Page:Dictionary of National Biography. Sup. Vol II (1901).djvu/99

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mediæval, Europe has sprung ; but he saw also that to treat it exclusively as a religious movement, even to exaggerate its religious importance, was fatal to a true understanding of it. A believer in character as the most potent of social forces, he found in the motives and actions of the men with whom he dealt the main causes of great eveats, rather than in uncontrollable circumstances or inexorable laws of social development. The personal element therefore plays an unusually large part in his narrative ; and his personages are no mere shadows. A follower of Ranke, whom he seems to have regarded as the greatest of modern historians, he sought in archives and documents the leading clues to the historical labyrinth, the main links of cause and effect connecting great events. But the persons by or for whom these documents were compiled were, after all, more important to him than the documents themselves ; and the consequence is that his actors assume a clearness and a vitality which they rarely display in the pages of the great German writer. At the same time his characterisation is sober and cautious, rather analytical than synthetic. He produces no brilliant gallery of portraits in the manner of Macaulay ; rather he allows his characters to unfold themselves gradually through a succession of actions and incidents, as in a great romance or drama. On these the attention of the reader is concentrated.

That in the religious and political developments of the fifteenth and sixteenth centuries the conduct of the papacy is the central and permanent factor is indisputable; and Creighton set himself to trace and estimate its action. So vast is the field that only by a strenuous avoidance of digression could this end be satisfactorily attained ; and nothing is more remarkable in the book than the austerity with which the author resists the temptation to dilate, for instance, on the art and literature of the Renaissance. To him personally these subjects were of the highest interest, but they did not fall within his immediate province, which was not the history of the Reformation and all that led to it, but the history of the papacy. There is no doubt that this severe concentration of purpose gives a certain dryness to Creighton's work. The narrative flows steadily on with an unbroken current, never pausing to catch an adventitious charm, but relying for its interest solely on the greatness of the subject and the intellectuality of its treatment. The somewhat sombre and monotonous effect is heightened by the constant impartiality of the author's judgments. He never attempts to point a moral, holding that sufficient praise and blame are implied in a clear and cool exposure of actions and results. Even in the case of a Borgia we are shown how the degenerate standard and the average conditions of the day must be taken into account in judging the delinquent. The faults and blunders of the best are shrewdly detected and impartially, if tenderly, exposed. The whole treatment of the 'tragedy' of Savonarola and his conflict with Alexander VI is an admirable example of Creighton's method.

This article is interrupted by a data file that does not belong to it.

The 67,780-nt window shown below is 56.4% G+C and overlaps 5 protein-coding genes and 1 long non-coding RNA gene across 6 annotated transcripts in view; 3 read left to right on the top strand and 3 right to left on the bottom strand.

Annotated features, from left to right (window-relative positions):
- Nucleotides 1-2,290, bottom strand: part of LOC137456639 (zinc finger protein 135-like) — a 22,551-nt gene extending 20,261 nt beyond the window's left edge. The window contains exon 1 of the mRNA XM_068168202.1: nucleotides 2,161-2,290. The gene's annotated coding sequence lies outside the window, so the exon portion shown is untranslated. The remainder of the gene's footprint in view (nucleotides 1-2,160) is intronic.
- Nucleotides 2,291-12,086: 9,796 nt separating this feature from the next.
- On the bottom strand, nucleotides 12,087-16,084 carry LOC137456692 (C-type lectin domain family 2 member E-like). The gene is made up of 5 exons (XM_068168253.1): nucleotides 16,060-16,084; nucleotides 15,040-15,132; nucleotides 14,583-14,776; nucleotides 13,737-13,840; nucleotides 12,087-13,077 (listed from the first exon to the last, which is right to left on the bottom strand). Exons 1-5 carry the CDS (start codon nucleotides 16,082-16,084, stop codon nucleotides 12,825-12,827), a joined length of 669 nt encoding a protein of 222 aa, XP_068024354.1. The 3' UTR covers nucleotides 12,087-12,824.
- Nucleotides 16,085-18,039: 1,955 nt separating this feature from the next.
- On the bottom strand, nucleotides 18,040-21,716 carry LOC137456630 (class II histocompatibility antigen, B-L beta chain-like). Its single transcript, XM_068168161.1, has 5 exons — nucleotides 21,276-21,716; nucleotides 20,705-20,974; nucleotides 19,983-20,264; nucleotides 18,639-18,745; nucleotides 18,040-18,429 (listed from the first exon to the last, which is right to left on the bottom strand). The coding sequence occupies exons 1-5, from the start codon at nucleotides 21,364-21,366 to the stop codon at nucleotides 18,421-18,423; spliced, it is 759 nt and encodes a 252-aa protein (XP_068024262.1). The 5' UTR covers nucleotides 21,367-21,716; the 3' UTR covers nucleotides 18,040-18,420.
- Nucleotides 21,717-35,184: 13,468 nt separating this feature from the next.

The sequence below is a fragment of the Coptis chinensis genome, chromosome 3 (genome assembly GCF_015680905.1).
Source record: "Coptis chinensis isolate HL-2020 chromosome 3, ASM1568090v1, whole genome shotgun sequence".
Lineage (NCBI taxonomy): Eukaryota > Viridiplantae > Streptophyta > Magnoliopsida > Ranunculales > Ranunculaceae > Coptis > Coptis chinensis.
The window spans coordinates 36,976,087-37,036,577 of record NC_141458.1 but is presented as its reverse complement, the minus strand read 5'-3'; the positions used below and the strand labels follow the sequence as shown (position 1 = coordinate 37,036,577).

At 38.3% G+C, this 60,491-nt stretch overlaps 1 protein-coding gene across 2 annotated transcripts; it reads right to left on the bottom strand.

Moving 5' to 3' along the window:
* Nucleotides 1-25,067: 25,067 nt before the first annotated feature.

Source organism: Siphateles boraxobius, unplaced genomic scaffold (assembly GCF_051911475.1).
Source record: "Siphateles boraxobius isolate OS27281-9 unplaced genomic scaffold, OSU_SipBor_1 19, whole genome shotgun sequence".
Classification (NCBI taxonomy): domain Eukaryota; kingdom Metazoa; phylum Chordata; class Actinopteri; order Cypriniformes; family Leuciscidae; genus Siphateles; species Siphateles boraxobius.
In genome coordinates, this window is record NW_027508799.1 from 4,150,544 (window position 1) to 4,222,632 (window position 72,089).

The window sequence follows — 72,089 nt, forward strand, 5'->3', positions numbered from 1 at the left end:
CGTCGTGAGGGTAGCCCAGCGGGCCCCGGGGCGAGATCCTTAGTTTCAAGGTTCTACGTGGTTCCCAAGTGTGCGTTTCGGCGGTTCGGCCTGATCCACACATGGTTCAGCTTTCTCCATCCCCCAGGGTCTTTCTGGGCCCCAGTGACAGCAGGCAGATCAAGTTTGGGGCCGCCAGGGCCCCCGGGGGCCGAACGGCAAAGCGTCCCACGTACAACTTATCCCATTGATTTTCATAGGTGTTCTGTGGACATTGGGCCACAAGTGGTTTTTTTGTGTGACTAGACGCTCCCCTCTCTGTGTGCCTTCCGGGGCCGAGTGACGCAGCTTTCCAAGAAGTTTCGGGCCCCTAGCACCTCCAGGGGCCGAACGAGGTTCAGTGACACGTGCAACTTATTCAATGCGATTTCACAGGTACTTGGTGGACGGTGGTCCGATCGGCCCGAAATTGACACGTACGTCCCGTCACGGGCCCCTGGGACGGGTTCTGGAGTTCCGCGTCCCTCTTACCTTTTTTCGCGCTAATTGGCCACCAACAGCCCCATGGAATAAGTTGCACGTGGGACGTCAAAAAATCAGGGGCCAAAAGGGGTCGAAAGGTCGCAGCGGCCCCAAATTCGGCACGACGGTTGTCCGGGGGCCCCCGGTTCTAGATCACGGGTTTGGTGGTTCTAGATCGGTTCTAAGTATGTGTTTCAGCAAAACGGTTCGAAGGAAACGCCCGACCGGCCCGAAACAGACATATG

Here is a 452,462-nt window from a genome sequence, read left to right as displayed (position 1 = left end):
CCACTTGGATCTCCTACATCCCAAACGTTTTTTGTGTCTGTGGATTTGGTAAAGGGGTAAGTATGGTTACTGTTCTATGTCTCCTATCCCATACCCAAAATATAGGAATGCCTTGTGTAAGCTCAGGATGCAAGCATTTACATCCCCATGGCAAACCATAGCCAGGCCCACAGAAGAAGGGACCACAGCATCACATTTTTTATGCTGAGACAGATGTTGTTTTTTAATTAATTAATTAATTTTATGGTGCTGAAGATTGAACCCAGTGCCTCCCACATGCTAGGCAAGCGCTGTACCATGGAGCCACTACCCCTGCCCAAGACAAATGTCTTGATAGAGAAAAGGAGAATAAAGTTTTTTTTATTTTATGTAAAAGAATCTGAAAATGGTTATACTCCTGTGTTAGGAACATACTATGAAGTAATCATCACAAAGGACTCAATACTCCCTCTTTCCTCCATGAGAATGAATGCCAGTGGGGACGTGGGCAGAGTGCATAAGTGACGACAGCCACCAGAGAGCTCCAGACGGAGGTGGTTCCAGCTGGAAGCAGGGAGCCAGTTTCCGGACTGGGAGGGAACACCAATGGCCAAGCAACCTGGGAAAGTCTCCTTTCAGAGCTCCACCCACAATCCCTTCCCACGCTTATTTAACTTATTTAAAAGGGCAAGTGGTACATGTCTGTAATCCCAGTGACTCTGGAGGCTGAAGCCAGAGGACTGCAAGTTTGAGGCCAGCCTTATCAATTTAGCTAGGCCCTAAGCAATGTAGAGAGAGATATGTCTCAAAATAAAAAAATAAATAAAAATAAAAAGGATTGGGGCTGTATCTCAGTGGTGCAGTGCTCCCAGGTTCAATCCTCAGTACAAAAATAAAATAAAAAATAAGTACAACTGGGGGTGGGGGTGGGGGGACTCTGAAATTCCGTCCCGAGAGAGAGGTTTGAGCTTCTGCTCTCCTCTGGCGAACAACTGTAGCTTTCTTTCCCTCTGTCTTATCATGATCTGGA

Still, in spite of his impartiality, the author's predilections are fairly clear. It is Erasmus, the reforming humanist, who has his sympathy rather than Luther, though he does full justice to Luther's powers. With Wolsey his 'Life' of whom may be regarded as a sort of continuation of the 'Papacy' he seems to feel a close affinity. Nowhere have the character and policy of this Mirabeau of the English Reformation been more clearly and sympathetically treated. The 'Life of Elizabeth 'carries on the same story another stage ; and here again, while the contemporary fusion of religion and politics supplies a problem specially adapted to his genius, the strangely complex character of the queen, in all its'strength and weakness, is made to dominate the scene, and the last of the Tudors affords a convincing illustration of the truth of his central maxim that character rules events.

Creighton's principal works are: 1. 'Primer of Roman History,' 1875. 2. 'The Age of Elizabeth' (Epochs of History), 1876. 3. 'Simon de Montfort' (Historical Biographies), 1876. 4. 'History of England' (Epochs of English History), 1879. 5. 'History of the Papacy during the Reformation' (1378-1587), 5 vols. 1882-94. 6. 'Cardinal Wolsey' (Twelve English Statesmen), 1888. 7. 'Carlisle' (Historic Towns), 1889. 8. 'A Charge' (Peterborough), 1894. 9. 'Persecution and Tolerance' (Hulsean Lectures, 1893-4), 1895. 10. ' The Early Renaissance in England' (Rede Lecture), 1895. 11. 'The English National Character' (Romanes Lecture), 1896. 12. 'Queen Elizabeth,' 1896. 13. 'The Heritage of the Spirit,' and other sermons, 1896. 14. 'Church and State' (Oxford House Papers), 1897. 15. 'The Story of some English Shires' (Religious Tract Society), 1897. 16. 'Lessons from the Cross' (Addresses &c.), 1898. 17. 'The Position of the Church of England' (an Address), 1899. 18. 'The Church and the Nation' (a Charge), 1900.

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